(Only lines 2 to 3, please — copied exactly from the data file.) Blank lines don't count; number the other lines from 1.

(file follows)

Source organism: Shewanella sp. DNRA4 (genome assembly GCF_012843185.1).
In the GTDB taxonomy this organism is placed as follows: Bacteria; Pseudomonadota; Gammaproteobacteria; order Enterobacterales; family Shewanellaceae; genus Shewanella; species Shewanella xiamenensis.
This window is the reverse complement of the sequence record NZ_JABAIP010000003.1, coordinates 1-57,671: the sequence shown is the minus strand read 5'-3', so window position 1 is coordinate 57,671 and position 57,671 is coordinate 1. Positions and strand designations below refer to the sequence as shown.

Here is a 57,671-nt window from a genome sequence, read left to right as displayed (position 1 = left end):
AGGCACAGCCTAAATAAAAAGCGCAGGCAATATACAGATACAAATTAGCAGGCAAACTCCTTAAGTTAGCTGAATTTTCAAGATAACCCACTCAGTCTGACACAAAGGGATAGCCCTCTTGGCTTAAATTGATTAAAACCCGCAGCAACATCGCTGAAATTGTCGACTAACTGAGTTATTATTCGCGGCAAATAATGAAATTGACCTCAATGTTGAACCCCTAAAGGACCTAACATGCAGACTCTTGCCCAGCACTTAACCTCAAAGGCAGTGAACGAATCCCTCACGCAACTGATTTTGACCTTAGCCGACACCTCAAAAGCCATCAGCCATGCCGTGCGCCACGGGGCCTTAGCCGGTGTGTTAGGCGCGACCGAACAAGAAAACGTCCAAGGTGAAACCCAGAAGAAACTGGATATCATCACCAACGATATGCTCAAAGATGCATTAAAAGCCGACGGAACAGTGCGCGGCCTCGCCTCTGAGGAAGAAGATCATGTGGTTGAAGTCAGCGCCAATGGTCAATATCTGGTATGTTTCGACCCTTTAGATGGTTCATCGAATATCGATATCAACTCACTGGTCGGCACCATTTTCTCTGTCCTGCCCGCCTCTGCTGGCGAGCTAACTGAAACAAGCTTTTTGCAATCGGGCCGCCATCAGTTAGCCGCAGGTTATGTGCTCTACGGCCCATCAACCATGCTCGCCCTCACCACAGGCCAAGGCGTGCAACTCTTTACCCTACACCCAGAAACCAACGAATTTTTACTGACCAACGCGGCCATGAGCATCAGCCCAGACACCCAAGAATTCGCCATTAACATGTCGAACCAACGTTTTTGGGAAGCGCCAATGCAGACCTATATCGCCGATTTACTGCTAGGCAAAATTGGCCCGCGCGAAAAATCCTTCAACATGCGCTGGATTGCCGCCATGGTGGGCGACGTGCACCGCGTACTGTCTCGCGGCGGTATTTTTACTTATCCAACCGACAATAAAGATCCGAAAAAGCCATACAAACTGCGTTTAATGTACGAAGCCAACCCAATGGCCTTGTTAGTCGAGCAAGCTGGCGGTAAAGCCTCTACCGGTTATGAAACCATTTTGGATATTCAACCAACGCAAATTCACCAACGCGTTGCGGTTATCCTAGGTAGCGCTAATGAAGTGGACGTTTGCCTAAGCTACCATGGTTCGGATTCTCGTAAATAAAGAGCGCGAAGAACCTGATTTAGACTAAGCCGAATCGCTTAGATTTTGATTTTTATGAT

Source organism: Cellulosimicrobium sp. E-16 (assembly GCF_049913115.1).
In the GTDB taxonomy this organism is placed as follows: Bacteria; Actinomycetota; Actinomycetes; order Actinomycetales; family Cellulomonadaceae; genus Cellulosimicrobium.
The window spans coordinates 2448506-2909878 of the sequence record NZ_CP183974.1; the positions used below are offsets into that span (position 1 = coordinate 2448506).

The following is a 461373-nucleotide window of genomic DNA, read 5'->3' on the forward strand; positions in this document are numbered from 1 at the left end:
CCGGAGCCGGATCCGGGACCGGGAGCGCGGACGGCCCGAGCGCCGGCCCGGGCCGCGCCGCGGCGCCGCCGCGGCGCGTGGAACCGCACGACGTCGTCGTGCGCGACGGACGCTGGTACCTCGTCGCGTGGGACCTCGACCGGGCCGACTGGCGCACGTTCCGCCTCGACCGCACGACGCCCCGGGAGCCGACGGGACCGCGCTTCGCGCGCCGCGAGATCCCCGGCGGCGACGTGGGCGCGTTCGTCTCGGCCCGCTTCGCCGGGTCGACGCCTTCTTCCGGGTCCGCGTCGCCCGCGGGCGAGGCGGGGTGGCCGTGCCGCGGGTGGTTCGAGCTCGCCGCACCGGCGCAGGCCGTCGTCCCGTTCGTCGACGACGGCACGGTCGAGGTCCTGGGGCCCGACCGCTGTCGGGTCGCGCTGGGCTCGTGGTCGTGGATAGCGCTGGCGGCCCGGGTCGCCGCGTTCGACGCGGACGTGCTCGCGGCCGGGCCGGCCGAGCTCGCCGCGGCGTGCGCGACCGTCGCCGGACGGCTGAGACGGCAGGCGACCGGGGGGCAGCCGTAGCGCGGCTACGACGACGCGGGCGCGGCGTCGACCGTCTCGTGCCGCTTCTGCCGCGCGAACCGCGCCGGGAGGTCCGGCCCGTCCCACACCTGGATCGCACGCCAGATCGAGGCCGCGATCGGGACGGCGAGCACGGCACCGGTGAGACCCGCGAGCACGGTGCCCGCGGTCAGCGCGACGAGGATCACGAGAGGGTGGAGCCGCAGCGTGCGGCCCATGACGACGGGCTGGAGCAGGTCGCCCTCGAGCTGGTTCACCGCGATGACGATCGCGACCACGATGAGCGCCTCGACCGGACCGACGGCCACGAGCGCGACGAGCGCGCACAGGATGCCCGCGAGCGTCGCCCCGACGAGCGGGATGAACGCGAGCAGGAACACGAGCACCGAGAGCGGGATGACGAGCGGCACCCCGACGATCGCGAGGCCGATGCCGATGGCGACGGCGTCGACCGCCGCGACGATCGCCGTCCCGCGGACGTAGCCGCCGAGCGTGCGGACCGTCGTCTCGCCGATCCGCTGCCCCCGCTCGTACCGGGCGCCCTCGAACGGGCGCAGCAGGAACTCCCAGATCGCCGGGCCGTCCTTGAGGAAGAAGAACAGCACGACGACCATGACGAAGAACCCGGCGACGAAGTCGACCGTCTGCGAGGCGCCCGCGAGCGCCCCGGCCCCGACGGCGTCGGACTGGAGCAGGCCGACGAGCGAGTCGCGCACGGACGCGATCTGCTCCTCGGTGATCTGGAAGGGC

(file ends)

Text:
In the GTDB taxonomy this organism is placed as follows: Bacteria; Pseudomonadota; Gammaproteobacteria; order Enterobacterales; family Shewanellaceae; genus Shewanella; species Shewanella xiamenensis.
This window is the reverse complement of the sequence record NZ_JABAIP010000003.1, coordinates 1-57,671: the sequence shown is the minus strand read 5'-3', so window position 1 is coordinate 57,671 and position 57,671 is coordinate 1. Positions and strand designations below refer to the sequence as shown.